Does this sound familiar?
You're loving everything you're reading about a certain school: the location, the campus, the real-world learning opportunities, the student life and then, ugh, they don't offer wizardry as a major?!
When that happens—when you don't see your intended major listed at a college you're really interested in—don't give up on it.
Here are a few things you should do.
(Unless you're really looking to study wizardry, in which case, you're on your own.)
Meet with an admissions counselor.
Let an admissions counselor at the college know that while everything else about the school really appeals to you, you wish that they offered [insert your desired major here].
A few outcomes? They might:
- Explain how other majors are comparable or even better than the one you’re looking for. At Siena, for example, we designed our applied physics major as a smarter option for aspiring engineers than just a basic engineering major.
- Let you know that your particular major is actually in the works and forthcoming. In just the past few years, Siena has added new majors like data science and nursing to our program options.
- Tell you about concentrations or minors that can either complement another major or be turned into a major that better suits what you’re looking for.
Another solution: you may learn that they give students the opportunity to chart their own course of study. At Siena, we call this the Student Designed Interdisciplinary Major (SDIM).
Talk to the Career Center.
If you're set on a specific major, we're guessing you have a specific career path in mind. If that's the case, request a chat with one of the school's Career Center counselors.
After sharing your vision for your future, you may discover alternate paths that can lead you to the same opportunities.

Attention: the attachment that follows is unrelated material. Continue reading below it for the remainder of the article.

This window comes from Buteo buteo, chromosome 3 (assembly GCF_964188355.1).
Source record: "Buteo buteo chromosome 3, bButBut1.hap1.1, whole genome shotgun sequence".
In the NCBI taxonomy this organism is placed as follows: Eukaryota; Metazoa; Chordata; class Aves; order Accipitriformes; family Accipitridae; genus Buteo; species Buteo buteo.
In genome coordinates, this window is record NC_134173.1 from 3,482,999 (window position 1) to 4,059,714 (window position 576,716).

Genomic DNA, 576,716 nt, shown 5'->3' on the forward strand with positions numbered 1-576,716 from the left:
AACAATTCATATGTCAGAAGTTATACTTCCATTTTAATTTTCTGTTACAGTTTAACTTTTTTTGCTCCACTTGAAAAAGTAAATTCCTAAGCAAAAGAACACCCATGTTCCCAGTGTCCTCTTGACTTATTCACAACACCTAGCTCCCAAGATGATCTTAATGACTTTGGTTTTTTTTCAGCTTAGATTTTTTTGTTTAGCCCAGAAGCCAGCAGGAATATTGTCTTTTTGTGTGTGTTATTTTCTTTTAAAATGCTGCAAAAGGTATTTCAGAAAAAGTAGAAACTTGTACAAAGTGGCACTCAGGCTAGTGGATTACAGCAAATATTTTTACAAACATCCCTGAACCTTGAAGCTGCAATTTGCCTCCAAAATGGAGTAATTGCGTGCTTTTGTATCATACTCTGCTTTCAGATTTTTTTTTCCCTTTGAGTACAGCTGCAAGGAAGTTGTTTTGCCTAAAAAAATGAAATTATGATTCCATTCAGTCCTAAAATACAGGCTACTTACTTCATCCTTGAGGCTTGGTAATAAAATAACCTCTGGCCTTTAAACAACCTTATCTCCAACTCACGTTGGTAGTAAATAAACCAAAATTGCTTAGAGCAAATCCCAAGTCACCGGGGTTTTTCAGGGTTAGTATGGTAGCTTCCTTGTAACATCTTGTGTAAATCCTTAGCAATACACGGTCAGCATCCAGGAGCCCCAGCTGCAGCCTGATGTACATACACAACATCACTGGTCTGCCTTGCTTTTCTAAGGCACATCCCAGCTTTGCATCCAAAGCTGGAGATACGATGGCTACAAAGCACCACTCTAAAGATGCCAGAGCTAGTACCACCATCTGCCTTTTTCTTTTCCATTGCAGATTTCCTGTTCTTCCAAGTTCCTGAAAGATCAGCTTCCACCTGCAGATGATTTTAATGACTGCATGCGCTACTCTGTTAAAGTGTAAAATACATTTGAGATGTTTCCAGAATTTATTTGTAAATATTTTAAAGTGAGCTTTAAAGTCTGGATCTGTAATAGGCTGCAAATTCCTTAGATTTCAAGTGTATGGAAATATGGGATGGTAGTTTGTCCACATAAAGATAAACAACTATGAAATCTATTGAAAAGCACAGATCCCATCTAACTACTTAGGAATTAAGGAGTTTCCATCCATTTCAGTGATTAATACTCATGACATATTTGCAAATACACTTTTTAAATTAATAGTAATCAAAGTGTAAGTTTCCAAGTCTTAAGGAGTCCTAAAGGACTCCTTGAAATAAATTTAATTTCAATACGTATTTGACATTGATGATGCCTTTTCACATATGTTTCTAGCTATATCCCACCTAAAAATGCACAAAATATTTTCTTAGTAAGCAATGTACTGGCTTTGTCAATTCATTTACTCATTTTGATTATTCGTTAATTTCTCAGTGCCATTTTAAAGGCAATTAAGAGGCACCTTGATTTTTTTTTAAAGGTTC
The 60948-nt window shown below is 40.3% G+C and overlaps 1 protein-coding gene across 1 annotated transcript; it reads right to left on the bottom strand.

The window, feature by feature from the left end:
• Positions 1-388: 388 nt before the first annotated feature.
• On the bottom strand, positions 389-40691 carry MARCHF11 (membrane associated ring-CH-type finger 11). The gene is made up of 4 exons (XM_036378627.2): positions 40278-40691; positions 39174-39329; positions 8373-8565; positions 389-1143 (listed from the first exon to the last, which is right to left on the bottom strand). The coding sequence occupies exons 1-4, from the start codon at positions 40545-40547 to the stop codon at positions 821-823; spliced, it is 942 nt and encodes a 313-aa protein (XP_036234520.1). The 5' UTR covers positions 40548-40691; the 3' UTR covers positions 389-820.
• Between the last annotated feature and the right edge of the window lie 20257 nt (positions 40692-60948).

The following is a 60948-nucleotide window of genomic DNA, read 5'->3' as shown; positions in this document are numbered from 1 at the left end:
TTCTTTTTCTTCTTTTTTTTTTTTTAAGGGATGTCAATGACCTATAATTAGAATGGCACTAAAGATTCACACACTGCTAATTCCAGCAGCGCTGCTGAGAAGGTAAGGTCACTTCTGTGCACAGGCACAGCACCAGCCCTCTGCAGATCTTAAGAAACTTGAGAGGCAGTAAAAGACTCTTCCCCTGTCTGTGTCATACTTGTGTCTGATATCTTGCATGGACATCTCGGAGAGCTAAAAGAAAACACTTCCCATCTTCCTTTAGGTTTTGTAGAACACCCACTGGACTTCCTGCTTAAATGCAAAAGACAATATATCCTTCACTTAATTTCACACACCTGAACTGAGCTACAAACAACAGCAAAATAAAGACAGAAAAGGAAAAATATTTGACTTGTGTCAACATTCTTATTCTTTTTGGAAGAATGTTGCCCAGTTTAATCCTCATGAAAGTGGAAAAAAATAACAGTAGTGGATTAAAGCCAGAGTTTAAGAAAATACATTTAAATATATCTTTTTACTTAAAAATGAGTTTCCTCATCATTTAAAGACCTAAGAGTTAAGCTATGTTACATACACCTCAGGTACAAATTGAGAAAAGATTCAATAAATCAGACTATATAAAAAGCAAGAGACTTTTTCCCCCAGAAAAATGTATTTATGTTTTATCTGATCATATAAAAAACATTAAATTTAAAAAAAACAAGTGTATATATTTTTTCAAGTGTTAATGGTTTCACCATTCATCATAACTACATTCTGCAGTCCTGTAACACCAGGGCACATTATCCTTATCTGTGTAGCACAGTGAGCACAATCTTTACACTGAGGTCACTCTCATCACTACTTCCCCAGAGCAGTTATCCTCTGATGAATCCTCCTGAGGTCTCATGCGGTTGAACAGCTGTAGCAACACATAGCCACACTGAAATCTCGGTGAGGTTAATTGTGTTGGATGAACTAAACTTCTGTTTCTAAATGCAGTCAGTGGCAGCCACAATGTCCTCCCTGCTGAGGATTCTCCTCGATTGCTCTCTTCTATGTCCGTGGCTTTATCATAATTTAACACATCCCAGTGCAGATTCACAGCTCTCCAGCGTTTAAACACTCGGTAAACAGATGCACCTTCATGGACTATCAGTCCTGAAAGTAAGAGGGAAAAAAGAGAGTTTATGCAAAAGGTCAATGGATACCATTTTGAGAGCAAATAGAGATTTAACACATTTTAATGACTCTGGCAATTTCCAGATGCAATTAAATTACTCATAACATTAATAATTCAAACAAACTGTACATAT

For example, we know plenty of English majors who went on to lead careers in marketing. Plus, this route will show you just how helpful their Career Center can be.
Consider entering undecided.
Hear us out on this one. The truth is, your major doesn't necessarily define your career. Plenty of successful professionals find themselves in jobs that don't line up with their college major.
Also, you don't have to choose a major right away! By entering undecided, you'll be opening yourself up to new interests you never knew you had, and new career possibilities you hadn't yet thought of. (At Siena, we actually refer to undecided students as exploring students.)
This also gives you time to carefully create the major you want, if that's an option, rather than rushing into anything.
Keep the conversation going.
On top of all this, don't forget that internships will prove your expertise in a specific field even more than the major written on your resume.
So really, not seeing your initial intended major listed at a school you really love shouldn't be an immediate deal-breaker. If anything, it's just a conversation starter—and a really good way to see just how helpful that school’s staff is.